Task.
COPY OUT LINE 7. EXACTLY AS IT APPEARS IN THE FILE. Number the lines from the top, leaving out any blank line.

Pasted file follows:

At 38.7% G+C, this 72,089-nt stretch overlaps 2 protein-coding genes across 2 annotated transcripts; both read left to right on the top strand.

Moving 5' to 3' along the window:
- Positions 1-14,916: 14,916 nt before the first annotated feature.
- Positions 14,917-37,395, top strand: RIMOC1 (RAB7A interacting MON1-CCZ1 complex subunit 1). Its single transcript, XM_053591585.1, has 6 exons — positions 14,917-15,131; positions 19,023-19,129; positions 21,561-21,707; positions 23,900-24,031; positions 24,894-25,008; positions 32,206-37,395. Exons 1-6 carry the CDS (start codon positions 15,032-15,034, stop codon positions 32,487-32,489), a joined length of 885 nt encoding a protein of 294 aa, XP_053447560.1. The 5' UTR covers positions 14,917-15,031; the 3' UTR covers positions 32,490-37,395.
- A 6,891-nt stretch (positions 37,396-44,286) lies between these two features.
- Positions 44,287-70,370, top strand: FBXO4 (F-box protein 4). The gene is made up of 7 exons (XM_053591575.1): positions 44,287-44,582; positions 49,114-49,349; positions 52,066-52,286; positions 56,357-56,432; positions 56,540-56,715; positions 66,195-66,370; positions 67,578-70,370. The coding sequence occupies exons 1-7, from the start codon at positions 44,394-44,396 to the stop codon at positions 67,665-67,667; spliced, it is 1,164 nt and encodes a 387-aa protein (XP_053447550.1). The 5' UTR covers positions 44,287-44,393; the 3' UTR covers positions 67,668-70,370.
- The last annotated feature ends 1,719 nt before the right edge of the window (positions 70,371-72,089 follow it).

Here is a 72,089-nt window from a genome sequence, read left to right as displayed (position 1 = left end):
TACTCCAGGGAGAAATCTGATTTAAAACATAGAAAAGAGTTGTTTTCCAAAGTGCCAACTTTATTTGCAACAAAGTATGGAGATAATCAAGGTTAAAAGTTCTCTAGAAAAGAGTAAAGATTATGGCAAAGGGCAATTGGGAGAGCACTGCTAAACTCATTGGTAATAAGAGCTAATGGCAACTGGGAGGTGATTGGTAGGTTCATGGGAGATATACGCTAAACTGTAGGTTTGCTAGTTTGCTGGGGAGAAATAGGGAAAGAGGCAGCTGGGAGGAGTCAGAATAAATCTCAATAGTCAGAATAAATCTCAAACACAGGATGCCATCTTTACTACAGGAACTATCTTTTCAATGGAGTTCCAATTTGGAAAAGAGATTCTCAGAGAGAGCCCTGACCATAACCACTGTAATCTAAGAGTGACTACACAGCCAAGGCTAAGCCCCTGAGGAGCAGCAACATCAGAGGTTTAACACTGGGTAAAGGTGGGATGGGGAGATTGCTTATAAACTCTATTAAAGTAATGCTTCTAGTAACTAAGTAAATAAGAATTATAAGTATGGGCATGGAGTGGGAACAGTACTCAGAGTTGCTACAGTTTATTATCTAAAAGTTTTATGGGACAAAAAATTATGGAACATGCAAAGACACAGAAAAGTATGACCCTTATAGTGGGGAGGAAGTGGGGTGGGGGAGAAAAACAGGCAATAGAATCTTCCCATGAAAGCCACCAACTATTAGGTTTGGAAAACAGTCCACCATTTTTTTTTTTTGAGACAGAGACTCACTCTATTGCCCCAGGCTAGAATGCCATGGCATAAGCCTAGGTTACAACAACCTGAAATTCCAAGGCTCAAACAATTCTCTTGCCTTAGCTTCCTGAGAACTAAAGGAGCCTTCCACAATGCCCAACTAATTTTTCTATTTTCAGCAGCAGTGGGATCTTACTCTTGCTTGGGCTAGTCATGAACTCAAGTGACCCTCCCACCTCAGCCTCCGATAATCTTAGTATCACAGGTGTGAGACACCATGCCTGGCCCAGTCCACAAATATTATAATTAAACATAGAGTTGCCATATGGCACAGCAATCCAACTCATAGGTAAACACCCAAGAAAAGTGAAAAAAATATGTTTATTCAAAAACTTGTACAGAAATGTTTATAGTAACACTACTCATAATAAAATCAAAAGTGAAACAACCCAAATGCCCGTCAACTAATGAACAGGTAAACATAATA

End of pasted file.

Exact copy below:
- The last annotated feature ends 1,719 nt before the right edge of the window (positions 70,371-72,089 follow it).